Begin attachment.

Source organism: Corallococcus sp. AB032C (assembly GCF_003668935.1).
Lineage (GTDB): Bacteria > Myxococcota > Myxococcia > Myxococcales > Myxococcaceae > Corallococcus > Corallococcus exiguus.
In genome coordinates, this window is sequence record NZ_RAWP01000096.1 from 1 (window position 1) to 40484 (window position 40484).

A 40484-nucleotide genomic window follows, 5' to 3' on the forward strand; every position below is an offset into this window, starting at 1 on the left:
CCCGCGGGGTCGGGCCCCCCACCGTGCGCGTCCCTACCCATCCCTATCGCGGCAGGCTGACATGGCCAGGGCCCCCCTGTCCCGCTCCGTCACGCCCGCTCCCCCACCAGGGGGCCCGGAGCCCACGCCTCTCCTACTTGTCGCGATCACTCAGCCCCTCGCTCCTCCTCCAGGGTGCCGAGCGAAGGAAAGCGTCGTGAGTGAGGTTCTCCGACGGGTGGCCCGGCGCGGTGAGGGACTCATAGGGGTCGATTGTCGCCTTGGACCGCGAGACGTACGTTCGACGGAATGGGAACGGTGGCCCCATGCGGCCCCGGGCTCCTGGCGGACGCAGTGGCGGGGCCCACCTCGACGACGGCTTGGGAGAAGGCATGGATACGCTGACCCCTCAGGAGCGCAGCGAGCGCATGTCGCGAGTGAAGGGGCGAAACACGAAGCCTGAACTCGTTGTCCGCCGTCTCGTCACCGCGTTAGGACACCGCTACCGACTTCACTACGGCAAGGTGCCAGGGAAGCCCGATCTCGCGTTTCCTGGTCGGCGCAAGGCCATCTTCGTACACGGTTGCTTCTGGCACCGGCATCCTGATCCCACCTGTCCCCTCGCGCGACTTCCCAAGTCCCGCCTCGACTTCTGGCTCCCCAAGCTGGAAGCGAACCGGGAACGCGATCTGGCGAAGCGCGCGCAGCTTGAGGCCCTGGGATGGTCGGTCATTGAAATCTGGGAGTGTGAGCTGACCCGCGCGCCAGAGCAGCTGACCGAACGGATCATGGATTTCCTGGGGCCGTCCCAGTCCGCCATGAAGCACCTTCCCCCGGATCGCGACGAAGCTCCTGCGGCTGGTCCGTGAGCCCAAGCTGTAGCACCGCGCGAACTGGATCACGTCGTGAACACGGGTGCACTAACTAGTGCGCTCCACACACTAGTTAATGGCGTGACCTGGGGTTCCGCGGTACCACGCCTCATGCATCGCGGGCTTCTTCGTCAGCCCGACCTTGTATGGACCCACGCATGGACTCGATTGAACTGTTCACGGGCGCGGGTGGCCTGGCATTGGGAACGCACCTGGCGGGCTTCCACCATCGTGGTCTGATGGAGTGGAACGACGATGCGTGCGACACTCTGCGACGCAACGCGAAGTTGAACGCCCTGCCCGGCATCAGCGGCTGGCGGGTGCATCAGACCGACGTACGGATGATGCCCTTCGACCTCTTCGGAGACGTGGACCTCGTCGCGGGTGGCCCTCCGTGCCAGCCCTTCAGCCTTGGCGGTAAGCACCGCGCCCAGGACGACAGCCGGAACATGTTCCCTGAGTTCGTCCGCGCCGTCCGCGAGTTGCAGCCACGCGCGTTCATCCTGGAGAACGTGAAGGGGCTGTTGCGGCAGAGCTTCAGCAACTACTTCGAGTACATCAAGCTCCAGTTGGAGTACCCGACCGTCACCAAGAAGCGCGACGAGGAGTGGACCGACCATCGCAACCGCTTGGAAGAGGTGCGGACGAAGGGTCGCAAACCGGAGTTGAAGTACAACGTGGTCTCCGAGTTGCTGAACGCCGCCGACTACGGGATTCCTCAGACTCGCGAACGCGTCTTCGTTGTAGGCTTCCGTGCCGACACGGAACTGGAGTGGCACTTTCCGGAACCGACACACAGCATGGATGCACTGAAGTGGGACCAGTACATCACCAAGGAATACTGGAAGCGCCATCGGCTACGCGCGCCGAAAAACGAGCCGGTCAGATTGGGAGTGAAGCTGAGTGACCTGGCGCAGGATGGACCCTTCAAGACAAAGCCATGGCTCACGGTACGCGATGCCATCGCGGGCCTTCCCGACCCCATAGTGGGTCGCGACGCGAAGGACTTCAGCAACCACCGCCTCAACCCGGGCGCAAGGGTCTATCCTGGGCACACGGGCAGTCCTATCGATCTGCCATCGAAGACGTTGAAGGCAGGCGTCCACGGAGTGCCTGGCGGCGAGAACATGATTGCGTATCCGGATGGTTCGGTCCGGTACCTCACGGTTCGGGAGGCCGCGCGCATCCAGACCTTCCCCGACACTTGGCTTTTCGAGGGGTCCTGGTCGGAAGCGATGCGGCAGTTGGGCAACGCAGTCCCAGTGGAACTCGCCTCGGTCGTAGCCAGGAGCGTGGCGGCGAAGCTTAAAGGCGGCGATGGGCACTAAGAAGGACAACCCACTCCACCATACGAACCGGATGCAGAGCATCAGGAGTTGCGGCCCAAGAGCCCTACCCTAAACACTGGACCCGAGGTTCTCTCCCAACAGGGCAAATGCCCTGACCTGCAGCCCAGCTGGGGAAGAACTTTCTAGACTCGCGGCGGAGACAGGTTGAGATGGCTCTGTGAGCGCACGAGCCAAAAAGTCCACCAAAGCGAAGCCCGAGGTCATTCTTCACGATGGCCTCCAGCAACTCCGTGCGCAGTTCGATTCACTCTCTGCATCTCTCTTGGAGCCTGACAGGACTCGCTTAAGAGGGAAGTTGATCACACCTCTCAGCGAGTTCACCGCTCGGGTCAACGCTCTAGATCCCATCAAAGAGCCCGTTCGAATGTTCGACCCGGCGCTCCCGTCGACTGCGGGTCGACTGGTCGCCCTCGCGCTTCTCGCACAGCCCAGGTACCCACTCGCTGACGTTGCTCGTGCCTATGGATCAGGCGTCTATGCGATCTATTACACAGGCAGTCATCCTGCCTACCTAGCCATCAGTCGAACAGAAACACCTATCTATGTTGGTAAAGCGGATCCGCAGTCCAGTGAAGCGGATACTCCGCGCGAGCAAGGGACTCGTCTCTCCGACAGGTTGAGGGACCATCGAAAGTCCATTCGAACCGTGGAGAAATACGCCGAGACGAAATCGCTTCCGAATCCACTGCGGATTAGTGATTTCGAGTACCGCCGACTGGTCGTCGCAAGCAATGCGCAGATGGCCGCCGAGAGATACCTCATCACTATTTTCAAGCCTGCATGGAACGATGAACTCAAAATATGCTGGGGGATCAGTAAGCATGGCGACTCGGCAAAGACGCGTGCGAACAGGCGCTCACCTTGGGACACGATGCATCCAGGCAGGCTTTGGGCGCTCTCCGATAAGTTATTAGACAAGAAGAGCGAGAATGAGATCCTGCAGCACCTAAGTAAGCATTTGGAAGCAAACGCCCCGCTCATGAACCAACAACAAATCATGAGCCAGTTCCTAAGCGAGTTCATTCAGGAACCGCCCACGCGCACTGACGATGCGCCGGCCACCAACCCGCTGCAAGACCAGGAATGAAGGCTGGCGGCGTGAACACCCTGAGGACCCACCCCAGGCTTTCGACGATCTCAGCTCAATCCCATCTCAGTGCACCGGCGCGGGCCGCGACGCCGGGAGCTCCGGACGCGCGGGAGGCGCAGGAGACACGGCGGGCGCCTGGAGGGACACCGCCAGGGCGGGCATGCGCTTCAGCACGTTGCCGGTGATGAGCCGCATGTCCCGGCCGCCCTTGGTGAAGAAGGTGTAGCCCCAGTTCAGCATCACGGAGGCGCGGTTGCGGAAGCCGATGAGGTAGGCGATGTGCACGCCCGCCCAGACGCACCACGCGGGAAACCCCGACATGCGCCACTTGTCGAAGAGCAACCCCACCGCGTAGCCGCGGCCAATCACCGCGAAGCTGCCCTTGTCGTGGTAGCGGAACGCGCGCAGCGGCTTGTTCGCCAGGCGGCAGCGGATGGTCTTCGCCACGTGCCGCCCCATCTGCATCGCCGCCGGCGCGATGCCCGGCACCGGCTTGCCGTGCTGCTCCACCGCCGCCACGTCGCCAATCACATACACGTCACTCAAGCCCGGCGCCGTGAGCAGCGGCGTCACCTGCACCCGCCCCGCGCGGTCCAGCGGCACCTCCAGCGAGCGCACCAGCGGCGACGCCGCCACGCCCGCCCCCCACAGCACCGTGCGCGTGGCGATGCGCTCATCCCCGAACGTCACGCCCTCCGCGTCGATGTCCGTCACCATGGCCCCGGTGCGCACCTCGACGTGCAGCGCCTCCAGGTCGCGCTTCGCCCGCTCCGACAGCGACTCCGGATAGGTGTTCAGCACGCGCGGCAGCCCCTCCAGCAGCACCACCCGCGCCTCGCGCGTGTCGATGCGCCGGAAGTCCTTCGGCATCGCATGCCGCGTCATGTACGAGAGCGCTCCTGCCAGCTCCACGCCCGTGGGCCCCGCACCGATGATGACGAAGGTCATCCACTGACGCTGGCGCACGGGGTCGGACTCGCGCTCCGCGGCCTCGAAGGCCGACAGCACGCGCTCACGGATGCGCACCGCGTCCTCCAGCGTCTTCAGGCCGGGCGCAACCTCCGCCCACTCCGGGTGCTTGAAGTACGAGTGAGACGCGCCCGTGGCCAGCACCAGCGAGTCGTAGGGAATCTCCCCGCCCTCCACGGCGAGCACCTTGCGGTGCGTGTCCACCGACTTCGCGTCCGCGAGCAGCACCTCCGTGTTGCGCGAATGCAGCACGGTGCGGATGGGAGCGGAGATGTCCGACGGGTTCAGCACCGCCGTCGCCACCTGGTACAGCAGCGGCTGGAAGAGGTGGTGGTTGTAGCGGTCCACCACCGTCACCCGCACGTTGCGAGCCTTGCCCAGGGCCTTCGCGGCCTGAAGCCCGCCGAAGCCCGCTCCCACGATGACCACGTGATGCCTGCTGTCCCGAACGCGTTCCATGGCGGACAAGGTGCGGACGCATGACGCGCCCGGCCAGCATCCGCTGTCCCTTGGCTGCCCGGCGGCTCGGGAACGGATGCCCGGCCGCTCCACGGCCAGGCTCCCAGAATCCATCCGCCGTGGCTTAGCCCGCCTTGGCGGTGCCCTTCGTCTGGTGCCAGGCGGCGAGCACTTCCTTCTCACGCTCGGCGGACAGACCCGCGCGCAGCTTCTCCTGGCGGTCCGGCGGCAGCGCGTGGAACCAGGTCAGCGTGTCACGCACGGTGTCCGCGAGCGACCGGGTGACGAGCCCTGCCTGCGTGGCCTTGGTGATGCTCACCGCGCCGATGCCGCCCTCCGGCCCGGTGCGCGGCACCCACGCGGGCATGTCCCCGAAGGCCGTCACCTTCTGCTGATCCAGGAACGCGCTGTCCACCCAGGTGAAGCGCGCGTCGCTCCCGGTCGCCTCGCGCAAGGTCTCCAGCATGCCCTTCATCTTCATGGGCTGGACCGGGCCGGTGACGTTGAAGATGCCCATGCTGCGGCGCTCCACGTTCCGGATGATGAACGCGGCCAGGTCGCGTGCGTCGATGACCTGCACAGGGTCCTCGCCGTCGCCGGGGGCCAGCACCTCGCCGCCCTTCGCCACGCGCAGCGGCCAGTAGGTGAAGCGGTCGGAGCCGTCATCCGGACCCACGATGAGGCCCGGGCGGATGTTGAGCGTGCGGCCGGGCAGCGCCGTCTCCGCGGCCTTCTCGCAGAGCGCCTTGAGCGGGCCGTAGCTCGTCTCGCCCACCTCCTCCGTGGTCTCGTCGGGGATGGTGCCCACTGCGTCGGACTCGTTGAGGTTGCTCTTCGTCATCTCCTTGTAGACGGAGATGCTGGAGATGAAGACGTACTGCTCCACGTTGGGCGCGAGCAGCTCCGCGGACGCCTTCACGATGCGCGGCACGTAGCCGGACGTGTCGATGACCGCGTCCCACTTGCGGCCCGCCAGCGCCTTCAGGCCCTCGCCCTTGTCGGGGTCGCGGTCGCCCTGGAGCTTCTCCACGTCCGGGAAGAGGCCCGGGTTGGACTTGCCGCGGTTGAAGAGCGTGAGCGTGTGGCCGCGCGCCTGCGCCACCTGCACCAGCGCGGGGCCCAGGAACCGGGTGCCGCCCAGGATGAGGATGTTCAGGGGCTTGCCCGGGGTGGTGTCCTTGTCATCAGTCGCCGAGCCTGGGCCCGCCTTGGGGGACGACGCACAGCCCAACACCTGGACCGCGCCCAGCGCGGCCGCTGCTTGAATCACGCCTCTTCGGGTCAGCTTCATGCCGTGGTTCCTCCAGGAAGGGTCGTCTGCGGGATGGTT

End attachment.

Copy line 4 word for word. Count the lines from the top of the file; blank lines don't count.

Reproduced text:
A 40484-nucleotide genomic window follows, 5' to 3' on the forward strand; every position below is an offset into this window, starting at 1 on the left: